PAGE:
Research Papers: Materials and Fabrication

Evaluation of Creep Strength Reduction Factors for Welded Joints of Grade 122 Steel

[+] Author and Article Information
Yukio Takahashi

 Central Research Institute of Electric Power Industry, 2-6-1 Nagasaka, Yokosuka-shi, Kanagawa-ken 240-0196, Japanyukio@criepi.denken.or.jp

Masaaki Tabuchi

 National Institute of Materials Science, 1-2-1 Sengen, Tsukuba-shi, Ibaraki-ken 305-0047, Japantabuchi.masaaki@nims.go.jp

J. Pressure Vessel Technol 133(2), 021401 (Feb 09, 2011) (5 pages) doi:10.1115/1.4002678 History: Received March 17, 2009; Revised September 11, 2009; Published February 09, 2011; Online February 09, 2011

HCM12A (ASME Grade 122) is used for boiler components in thermal power plants because of its high creep strength. However, a type IV creep damage formed in the heat-affected zone can cause a considerable decrease in the creep strength of the weldment and a failure of large diameter piping due to this damage took place recently in a thermal power plant. In order to update the design method and develop life estimation method for this kind of piping system with axial weld, the creep rupture data of base metal and welded joints have been collected and analyzed by the Strength of High-Chromium Steel Committee in Japan. In the present paper, the creep rupture data of over 400 points for welded joint specimens of HCM12A offered from six Japanese organizations are analyzed. These data clearly indicate that the long-term creep strength of the welded joints becomes weaker than that of the base metal at above 600°C due to the type IV fracture in the fine grain heat-affected zone. After the discussions on the effects of product form, welding procedure, specimen sampling procedure, etc., on the creep strength, the master creep life equation for the welded joints is developed. The so-called region decomposition technique was adopted to fit the data in both high and low stress regimes with a reasonable accuracy. The creep strength reduction factor obtained from 100,000 h creep strength of the welded joints and the base metal is given as a function of temperature.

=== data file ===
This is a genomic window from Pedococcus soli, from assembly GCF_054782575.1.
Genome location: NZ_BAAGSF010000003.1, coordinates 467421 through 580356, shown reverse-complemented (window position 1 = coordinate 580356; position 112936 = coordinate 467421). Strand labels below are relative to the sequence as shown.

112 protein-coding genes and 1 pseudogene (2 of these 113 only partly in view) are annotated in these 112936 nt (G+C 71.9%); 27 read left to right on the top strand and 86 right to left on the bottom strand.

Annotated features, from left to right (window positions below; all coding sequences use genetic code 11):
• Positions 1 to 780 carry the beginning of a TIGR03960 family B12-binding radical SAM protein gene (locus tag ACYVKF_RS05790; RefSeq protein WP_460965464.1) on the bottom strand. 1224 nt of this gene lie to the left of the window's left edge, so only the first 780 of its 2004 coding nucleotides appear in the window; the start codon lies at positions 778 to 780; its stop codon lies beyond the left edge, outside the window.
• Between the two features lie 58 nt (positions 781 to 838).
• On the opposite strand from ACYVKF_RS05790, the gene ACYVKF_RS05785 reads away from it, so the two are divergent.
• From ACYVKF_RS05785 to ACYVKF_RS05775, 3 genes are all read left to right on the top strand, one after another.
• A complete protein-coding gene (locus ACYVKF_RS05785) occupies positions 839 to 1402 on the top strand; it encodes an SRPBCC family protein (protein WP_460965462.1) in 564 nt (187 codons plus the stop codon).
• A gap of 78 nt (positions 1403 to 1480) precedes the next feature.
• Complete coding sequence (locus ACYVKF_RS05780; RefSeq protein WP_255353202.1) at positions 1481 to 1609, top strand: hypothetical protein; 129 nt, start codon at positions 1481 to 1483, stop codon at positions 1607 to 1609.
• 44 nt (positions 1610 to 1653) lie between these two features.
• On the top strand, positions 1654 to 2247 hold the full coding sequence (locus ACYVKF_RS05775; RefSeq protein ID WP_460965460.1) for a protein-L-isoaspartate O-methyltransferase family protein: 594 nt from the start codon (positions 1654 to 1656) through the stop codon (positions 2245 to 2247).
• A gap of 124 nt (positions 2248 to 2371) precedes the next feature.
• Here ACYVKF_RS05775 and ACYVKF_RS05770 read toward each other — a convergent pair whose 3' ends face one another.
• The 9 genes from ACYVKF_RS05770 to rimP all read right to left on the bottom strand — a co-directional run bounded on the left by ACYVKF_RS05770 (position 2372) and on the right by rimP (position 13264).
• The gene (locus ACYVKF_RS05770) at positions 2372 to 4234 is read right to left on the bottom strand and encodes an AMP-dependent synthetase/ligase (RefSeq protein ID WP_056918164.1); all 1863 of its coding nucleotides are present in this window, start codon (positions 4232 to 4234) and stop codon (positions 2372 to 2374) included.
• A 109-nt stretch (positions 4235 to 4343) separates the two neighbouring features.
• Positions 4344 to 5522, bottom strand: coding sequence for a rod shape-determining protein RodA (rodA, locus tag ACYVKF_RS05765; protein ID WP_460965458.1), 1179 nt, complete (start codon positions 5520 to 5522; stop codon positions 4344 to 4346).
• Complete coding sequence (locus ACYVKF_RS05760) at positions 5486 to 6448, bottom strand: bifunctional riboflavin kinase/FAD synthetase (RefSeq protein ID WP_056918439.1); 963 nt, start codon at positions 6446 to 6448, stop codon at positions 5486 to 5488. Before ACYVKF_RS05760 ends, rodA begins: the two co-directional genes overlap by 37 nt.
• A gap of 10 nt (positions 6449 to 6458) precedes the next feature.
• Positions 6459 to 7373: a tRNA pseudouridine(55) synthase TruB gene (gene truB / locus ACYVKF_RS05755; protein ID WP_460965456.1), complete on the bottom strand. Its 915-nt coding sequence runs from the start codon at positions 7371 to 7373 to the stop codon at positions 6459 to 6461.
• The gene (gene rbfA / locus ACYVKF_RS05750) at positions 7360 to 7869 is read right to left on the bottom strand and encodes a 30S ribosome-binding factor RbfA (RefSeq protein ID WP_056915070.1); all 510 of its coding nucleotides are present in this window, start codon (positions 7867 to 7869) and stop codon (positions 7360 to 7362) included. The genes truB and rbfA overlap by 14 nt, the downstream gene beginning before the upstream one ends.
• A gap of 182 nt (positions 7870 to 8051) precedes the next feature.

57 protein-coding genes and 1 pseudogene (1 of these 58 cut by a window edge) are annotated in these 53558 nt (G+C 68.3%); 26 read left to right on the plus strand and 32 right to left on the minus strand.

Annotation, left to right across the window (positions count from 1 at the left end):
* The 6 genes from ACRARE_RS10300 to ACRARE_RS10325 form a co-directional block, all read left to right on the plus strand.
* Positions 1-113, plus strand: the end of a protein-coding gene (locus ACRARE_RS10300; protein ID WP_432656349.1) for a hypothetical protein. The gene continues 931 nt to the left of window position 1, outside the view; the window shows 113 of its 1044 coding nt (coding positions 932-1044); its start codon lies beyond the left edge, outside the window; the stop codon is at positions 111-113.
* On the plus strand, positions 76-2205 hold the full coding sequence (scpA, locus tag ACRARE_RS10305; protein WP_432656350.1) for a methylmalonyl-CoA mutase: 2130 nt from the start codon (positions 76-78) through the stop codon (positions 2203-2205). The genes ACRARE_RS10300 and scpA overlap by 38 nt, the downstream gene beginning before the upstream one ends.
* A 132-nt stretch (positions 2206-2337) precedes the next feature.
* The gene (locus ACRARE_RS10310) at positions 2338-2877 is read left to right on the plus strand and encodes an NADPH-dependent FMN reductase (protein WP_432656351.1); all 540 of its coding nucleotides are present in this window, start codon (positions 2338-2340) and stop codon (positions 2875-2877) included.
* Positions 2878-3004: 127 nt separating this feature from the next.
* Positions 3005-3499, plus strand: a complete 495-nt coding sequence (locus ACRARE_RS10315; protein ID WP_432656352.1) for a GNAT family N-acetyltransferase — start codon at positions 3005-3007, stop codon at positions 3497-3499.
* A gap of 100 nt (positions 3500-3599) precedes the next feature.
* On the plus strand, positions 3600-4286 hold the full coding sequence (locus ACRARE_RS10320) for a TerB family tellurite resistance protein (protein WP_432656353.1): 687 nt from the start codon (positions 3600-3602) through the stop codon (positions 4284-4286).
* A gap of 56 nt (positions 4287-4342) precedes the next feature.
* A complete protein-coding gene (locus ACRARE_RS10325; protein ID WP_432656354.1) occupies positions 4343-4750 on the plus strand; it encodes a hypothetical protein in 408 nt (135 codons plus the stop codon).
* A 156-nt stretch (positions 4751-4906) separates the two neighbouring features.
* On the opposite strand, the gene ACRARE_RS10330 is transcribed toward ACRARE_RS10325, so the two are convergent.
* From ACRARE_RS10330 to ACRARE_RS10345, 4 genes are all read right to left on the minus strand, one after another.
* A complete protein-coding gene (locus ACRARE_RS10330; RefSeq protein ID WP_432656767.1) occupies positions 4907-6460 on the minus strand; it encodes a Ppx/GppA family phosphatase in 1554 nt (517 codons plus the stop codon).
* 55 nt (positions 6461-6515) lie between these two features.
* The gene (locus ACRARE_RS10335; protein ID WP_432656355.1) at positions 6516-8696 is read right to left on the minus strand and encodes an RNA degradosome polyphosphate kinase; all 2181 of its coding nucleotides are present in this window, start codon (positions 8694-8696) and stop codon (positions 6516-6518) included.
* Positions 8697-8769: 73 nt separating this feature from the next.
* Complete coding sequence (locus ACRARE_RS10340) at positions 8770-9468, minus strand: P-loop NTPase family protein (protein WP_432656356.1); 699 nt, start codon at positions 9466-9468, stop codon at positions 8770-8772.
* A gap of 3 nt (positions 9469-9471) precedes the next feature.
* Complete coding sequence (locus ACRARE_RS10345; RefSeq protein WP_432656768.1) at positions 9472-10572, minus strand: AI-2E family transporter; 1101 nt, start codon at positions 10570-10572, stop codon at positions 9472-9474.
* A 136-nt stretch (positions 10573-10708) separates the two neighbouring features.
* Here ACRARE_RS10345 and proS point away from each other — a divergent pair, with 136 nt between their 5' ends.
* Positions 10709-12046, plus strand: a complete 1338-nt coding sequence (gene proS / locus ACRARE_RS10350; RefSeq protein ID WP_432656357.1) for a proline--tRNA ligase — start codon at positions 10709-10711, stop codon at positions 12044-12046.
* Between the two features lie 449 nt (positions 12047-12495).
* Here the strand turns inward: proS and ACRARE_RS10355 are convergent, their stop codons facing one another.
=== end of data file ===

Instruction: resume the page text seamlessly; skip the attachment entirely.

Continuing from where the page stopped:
Copyright © 2011 by American Society of Mechanical Engineers
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Figure 1

Comparison of creep rupture data of HCM12A base metal and welded joint

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Figure 2

Comparison of creep strength of welded joints made by different welding procedures (650°C)

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Figure 3

Stress versus rupture time relationship, including rupture location (600°C)

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Figure 4

Relationship between rupture time and reduction of area (600°C)

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Figure 5

Result of regression for all data by one equation

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Figure 6

Result of regression for selected data by one equation

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Figure 7

Result of independent regressions for two regions

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Figure 8

Comparison of WSRFs

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Figure 9

Comparison of inner pressure creep strength with master curves




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